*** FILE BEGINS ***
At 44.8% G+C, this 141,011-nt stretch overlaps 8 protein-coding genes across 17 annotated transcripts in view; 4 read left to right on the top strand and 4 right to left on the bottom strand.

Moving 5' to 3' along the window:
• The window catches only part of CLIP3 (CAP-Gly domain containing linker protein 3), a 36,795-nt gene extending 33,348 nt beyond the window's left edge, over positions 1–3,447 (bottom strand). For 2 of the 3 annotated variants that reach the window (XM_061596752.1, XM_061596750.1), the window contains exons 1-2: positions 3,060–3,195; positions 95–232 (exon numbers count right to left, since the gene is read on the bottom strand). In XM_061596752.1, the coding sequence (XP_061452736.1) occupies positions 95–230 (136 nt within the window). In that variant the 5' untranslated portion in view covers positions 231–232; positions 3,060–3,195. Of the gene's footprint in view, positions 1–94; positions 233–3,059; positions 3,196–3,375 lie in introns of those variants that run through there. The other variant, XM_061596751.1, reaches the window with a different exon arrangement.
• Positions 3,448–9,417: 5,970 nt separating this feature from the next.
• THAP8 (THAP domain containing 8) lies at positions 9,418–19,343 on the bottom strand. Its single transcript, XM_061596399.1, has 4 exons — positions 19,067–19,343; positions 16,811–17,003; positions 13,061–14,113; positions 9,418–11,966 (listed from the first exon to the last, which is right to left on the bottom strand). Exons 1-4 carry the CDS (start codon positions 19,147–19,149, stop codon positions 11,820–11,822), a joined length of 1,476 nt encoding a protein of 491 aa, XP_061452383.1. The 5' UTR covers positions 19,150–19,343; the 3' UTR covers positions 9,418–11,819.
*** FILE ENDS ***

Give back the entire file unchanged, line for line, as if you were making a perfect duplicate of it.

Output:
At 44.8% G+C, this 141,011-nt stretch overlaps 8 protein-coding genes across 17 annotated transcripts in view; 4 read left to right on the top strand and 4 right to left on the bottom strand.

Moving 5' to 3' along the window:
• The window catches only part of CLIP3 (CAP-Gly domain containing linker protein 3), a 36,795-nt gene extending 33,348 nt beyond the window's left edge, over positions 1–3,447 (bottom strand). For 2 of the 3 annotated variants that reach the window (XM_061596752.1, XM_061596750.1), the window contains exons 1-2: positions 3,060–3,195; positions 95–232 (exon numbers count right to left, since the gene is read on the bottom strand). In XM_061596752.1, the coding sequence (XP_061452736.1) occupies positions 95–230 (136 nt within the window). In that variant the 5' untranslated portion in view covers positions 231–232; positions 3,060–3,195. Of the gene's footprint in view, positions 1–94; positions 233–3,059; positions 3,196–3,375 lie in introns of those variants that run through there. The other variant, XM_061596751.1, reaches the window with a different exon arrangement.
• Positions 3,448–9,417: 5,970 nt separating this feature from the next.
• THAP8 (THAP domain containing 8) lies at positions 9,418–19,343 on the bottom strand. Its single transcript, XM_061596399.1, has 4 exons — positions 19,067–19,343; positions 16,811–17,003; positions 13,061–14,113; positions 9,418–11,966 (listed from the first exon to the last, which is right to left on the bottom strand). Exons 1-4 carry the CDS (start codon positions 19,147–19,149, stop codon positions 11,820–11,822), a joined length of 1,476 nt encoding a protein of 491 aa, XP_061452383.1. The 5' UTR covers positions 19,150–19,343; the 3' UTR covers positions 9,418–11,819.